This study aims to propose three evaluation methods to
evaluate the Tokyo Cap and Trade Program when emissions trading is
performed virtually among enterprises, focusing on carbon dioxide
(CO2), which is the only emitted greenhouse gas that tends to increase.
The first method clarifies the optimum reduction rate for the highest
cost benefit, the second discusses emissions trading among enterprises
through market trading, and the third verifies long-term emissions
trading during the term of the plan (2010-2019), checking the validity
of emissions trading partly using Geographic Information Systems
(GIS). The findings of this study can be summarized in the following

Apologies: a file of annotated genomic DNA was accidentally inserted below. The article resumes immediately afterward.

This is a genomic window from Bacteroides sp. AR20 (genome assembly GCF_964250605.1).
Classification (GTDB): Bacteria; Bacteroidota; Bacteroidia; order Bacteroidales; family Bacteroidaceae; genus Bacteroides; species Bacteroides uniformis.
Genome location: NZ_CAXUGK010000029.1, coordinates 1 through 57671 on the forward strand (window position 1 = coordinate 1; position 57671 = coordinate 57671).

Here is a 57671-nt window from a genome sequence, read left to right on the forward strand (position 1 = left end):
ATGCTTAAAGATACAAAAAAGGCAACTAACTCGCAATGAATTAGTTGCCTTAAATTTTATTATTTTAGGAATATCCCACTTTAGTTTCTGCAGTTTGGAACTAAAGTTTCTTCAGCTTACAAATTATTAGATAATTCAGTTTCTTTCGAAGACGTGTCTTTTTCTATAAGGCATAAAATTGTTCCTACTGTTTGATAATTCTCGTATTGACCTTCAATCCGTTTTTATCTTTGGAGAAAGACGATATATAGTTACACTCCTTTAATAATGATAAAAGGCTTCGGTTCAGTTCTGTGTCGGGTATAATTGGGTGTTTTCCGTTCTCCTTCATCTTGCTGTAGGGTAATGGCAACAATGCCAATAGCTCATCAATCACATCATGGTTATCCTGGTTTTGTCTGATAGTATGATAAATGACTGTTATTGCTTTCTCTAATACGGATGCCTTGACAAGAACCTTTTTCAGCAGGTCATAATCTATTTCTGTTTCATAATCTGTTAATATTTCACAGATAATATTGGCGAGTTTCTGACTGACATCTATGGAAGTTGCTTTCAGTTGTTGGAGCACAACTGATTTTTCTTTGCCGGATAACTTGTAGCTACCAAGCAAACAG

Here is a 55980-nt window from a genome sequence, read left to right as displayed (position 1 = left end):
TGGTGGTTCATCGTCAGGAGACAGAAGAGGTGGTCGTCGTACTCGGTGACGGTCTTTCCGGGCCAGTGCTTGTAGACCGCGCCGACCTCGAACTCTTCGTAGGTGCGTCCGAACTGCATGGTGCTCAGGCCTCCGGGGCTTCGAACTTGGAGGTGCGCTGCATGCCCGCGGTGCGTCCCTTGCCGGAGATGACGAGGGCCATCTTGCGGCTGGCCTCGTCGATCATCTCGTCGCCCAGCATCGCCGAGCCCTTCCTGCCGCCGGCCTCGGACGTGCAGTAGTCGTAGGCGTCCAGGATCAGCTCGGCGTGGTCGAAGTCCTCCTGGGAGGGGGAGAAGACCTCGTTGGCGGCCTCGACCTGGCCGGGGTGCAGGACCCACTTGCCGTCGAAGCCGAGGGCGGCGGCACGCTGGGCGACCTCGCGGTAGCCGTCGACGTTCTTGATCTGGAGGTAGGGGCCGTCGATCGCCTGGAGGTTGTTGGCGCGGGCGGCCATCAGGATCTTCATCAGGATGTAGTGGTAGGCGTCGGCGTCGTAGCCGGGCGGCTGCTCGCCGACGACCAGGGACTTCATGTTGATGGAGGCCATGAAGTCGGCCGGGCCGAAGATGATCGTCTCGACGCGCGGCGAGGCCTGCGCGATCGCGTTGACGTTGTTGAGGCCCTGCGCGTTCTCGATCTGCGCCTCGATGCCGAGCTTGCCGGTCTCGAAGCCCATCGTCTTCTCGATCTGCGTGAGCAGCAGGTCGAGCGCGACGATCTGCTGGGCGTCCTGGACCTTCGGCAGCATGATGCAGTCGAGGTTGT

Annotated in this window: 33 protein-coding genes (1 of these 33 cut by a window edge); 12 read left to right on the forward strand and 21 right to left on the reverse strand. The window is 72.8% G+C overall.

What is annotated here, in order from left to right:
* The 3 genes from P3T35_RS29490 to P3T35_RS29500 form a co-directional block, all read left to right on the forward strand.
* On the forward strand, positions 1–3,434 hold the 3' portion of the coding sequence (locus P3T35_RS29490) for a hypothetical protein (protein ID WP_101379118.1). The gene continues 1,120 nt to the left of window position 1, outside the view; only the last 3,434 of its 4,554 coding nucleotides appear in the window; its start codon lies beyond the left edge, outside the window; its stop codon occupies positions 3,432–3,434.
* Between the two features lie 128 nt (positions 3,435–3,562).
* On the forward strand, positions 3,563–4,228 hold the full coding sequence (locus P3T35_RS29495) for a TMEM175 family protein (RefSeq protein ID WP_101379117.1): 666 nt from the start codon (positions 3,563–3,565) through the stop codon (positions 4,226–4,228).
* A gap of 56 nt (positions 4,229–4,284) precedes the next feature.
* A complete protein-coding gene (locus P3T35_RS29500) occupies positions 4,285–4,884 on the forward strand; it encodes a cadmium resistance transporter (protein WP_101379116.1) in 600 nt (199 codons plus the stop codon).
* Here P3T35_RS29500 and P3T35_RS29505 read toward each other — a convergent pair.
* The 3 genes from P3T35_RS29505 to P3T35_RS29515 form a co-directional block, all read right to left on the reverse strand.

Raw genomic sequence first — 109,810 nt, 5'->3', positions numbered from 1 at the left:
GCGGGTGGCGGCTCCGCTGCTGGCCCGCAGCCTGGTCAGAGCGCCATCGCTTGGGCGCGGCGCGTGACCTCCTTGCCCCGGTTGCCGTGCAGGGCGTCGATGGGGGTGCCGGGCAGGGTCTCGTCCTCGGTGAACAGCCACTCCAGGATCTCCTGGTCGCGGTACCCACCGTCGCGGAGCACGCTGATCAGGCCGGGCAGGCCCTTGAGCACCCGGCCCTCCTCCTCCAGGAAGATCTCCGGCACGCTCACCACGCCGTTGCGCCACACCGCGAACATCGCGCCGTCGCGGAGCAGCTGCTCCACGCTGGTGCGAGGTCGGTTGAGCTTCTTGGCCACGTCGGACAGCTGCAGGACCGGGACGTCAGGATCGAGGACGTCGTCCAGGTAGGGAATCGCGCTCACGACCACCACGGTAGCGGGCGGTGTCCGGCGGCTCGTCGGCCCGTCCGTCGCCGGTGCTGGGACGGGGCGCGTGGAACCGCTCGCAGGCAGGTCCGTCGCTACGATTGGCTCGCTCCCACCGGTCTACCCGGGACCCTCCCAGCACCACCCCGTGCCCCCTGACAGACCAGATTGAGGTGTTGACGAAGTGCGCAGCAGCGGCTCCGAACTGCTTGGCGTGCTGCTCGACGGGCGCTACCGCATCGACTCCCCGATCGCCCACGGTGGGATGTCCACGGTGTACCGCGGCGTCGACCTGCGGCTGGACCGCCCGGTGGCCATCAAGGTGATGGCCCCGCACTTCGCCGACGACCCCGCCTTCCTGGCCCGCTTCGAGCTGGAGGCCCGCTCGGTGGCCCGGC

1. Since the total cost benefit is the greatest at a 44% reduction rate, it
is possible to set it more highly than that of the Tokyo Cap and
Trade Program to get more total cost benefit.
2. At a 44% reduction rate, among 320 enterprises, 8 purchasing
enterprises and 245 sales enterprises gain profits from emissions
trading, and 67 enterprises perform voluntary reduction without
conducting emissions trading. Therefore, to further promote
emissions trading, it is necessary to increase the sales volumes of
emissions trading in addition to sales enterprises by increasing the
number of purchasing enterprises.
3. Compared to short-term emissions trading, there are few enterprises
which benefit in each year through the long-term emissions trading
of the Tokyo Cap and Trade Program. Only 81 enterprises at the
most can gain profits from emissions trading in FY 2019. Therefore,
by setting the reduction rate more highly, it is necessary to increase
the number of enterprises that participate in emissions trading and
benefit from the restraint of CO2 emissions.